The novel coronavirus, which was first discovered in China, has infected millions of people in over 185 countries. The pandemic has caused over a million deaths and over 25.9 million recovered cases. It is becoming like a bottomless pit that sees no end near.
The pandemic has held us captive in our homes, separating us from our workplaces and friends. Over the time, it has not only instilled a fear of ‘end of world,’ in our minds, but it has also left global businesses counting costs and crashing economies.
A few cruise lines were home to some of the earliest reported with confirmed or suspected cases of coronavirus infection, as large numbers of people in confined spaces are more prone to the infection. Ports refusing to dock cruise ships that have been either belonged to Chinese ports or carrying Chinese passengers during the outbreak. Leaving many ships marooned in the ocean with several passengers stranded onboard damaged the industry much further.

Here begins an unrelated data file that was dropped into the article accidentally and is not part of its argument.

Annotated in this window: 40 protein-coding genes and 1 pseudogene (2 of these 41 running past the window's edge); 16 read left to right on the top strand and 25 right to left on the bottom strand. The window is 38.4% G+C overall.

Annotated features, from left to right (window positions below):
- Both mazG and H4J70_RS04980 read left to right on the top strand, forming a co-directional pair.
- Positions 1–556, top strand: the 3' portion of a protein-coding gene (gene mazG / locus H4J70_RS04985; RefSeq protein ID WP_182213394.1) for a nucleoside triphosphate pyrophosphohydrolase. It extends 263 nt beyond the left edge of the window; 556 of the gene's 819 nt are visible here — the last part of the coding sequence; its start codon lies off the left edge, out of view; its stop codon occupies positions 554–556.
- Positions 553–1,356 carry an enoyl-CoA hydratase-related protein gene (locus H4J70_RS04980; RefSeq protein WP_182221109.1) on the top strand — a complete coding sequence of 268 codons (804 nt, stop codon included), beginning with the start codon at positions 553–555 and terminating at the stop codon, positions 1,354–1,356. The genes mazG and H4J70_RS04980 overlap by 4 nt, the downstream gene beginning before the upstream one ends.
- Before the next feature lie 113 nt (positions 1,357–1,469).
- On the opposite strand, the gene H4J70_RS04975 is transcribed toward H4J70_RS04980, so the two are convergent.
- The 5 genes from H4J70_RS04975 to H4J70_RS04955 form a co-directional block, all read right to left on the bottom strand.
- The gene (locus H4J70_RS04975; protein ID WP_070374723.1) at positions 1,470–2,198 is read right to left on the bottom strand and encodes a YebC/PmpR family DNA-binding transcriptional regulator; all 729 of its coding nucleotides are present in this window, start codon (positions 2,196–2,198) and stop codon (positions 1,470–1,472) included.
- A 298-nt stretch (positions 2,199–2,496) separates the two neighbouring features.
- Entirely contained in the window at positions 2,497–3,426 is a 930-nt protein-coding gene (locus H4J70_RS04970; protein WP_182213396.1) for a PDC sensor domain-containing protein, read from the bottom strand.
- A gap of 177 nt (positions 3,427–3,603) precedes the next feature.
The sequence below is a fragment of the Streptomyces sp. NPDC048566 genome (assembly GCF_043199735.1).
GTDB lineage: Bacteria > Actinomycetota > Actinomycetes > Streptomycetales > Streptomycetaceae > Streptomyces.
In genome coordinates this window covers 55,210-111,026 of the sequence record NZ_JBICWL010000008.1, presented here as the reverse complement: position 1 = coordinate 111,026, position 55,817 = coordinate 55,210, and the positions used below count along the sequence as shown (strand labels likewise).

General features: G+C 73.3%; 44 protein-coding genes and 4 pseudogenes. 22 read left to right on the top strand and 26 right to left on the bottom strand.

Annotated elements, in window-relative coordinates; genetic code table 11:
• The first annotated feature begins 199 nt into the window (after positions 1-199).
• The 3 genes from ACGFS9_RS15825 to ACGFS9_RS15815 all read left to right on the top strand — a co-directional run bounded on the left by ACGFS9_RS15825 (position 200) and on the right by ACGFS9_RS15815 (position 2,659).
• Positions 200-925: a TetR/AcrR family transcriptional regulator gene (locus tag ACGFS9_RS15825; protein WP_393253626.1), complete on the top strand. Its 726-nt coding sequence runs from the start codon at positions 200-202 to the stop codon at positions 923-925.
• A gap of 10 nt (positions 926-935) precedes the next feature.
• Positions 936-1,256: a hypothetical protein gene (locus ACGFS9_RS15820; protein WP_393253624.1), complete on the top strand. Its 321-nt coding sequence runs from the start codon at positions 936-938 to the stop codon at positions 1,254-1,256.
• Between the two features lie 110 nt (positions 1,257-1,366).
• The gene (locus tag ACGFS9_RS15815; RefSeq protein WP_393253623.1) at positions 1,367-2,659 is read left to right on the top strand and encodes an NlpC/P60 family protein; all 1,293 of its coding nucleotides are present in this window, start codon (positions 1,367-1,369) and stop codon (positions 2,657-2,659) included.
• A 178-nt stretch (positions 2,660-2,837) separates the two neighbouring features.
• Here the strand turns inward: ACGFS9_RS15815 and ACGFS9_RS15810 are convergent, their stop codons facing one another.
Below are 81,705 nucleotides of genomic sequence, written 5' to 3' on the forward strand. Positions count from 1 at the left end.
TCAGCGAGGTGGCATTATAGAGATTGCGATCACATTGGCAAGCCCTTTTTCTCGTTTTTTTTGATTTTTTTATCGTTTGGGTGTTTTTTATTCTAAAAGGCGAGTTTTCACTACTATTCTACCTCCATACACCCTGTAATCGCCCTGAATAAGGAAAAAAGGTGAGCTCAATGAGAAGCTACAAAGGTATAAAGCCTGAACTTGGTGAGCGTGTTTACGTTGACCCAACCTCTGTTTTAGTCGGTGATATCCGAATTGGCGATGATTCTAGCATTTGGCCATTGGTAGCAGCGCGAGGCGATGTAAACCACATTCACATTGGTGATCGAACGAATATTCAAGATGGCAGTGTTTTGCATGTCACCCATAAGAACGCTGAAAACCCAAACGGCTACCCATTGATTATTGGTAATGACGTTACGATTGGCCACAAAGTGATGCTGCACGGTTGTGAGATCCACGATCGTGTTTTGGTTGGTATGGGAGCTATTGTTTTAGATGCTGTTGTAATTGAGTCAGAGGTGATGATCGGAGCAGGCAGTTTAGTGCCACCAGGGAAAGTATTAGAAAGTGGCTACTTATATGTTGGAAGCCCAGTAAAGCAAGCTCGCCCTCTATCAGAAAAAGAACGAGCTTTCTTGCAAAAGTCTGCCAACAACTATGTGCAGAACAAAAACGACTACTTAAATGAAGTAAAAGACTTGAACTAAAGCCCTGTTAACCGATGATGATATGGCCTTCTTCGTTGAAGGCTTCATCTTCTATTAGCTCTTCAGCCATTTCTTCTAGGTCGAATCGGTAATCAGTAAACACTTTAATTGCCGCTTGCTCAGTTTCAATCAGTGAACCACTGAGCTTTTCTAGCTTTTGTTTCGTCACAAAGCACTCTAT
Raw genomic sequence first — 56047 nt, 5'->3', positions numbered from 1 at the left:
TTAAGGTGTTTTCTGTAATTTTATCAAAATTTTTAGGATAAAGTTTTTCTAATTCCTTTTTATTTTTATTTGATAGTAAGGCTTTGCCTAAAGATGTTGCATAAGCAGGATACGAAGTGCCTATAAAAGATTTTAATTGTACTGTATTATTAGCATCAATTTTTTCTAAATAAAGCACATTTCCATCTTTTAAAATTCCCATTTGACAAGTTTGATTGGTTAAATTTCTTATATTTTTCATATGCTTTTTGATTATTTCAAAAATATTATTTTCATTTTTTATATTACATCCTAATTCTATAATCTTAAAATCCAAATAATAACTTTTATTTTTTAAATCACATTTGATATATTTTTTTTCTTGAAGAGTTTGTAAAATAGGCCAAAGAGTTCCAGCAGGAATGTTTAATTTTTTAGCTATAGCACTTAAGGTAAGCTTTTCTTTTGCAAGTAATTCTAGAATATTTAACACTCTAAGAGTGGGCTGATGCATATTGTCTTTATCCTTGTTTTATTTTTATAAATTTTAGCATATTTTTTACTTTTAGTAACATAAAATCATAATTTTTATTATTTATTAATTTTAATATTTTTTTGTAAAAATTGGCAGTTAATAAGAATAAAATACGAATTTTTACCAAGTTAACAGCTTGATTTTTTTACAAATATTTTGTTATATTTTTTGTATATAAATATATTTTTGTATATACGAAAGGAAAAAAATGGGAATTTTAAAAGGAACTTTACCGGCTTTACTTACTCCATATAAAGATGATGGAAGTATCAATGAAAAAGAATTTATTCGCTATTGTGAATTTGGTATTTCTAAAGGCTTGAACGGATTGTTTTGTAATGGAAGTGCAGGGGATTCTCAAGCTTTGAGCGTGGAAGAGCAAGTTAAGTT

The Cruise line industry has been hit hard by the ‘No sail order’ issued by many countries worldwide that has led to the loss of revenue and jobs. Consequently, some ships from the United States and Britain have been sent for scrapping earlier than planned.
The port city of Algia in Turkey – also known as the cruise liner graveyard – has the workers busy stripping walls, railings and windows from these vessels. The Turkish ship-breaking yard typically used to handle cargo and container ships.
Carnival Fantasy, formerly operated by the American giant Carnival Cruise Line, one of the five ships in the scrapyard had its maiden voyage in 1990’s and was refurbished just the previous year.
Arnold Donald, CEO of Carnival Corporation, said 13 ships from its fleet would be recycled in 2020.
The Centers for Disease Control and Prevention (CDC) on Wednesday extended its ban on passenger ships cruising ships from U.S. ports until October 31, 2020. The industry seems not out of deep waters yet.